Angela Merkel pointed out that our oceans have become a global dustbin, with plastic waste (13 million tonnes of it a year) being the most serious problem. Centuries pass before plastics can be broken down. The Chancellor aims to achieve a G7 action plan to tackle the waste pollution of oceans. The Chancellor is also extremely concerned about ocean mining and the risks it entails. Mandatory international standards are needed here, she said.
Scientists also see the acidification and warming of the oceans as an urgent problem, caused by climate change. The eutrophication of oceans as nitrogen fertilisers used in agriculture are washed into the seas compound the situation. Anthropogenic pollution of the seas must be reduced. Overfishing must be ended to retain marine biodiversity and keep marine ecosystems functioning. This will require research-based management and improved international cooperation.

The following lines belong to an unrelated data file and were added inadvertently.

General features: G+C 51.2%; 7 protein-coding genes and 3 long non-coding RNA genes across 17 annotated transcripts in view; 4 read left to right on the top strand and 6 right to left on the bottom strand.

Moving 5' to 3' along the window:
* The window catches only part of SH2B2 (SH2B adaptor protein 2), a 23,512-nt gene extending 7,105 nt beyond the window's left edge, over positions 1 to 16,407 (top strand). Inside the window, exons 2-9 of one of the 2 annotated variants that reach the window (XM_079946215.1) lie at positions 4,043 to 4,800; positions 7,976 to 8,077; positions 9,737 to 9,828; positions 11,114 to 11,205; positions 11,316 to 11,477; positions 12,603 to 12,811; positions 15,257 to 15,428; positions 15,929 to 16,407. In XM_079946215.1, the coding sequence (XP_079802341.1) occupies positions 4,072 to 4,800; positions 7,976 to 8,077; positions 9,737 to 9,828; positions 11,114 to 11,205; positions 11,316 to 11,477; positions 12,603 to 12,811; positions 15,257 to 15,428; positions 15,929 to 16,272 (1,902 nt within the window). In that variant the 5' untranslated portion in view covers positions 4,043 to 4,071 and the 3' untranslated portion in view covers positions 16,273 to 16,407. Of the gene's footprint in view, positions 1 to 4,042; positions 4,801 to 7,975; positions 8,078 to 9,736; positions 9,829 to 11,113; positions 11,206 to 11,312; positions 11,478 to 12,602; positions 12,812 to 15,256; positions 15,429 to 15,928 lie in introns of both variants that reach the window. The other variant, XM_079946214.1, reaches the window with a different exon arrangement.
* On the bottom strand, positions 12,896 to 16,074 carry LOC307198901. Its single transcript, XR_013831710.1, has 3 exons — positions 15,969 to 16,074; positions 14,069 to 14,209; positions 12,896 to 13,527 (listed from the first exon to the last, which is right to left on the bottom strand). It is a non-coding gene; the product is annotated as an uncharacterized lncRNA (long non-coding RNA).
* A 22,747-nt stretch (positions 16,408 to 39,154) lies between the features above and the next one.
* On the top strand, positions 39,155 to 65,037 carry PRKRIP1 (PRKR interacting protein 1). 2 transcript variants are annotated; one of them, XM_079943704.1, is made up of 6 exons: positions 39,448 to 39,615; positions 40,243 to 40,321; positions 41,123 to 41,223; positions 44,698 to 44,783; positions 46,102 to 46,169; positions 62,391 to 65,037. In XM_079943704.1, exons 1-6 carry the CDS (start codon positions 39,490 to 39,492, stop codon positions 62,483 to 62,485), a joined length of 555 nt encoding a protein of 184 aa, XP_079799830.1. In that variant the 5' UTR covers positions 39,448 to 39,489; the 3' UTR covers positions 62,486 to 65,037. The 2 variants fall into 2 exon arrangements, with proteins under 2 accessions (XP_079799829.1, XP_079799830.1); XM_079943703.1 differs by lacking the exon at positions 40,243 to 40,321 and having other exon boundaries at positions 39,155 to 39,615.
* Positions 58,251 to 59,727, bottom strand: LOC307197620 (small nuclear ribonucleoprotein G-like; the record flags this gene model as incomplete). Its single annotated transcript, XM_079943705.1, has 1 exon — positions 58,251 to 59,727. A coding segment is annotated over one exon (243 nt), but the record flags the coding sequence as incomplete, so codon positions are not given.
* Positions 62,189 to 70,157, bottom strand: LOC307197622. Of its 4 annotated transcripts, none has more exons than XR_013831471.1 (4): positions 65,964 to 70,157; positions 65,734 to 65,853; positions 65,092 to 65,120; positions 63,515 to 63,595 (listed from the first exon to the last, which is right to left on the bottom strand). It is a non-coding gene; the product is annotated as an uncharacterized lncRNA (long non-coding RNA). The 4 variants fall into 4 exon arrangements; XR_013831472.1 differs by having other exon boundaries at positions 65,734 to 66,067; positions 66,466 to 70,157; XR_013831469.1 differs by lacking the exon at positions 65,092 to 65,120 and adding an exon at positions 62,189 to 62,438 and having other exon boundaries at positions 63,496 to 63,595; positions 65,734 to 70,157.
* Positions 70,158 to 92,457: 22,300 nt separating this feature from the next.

The Chancellor promised to look at the proposals in detail. "I hope I can convince you how seriously the G7 Presidency takes global issues, including health and the need to protect the marine environment," said Angela Merkel at the close of the meeting.
On 7 and 8 June 2015, the G7 heads of state and government will be meeting at Schloss Elmau in Upper Bavaria for their annual summit. In addition to issues relating to the global economy, and foreign, security and development policy, they will consult on the UN Climate Change Conference and the UN summit to adopt the post-2015 development agenda, both of which will be taking place before the end of the year.
Other priority issues include:
- Protection of the marine environment, marine governance and resource efficiency in the environmental sector
- Antibiotic resistance, neglected and poverty-related diseases, and Ebola in the health sector
- Standards in trade and supply chains
- Empowering self-employed women and women in vocational training.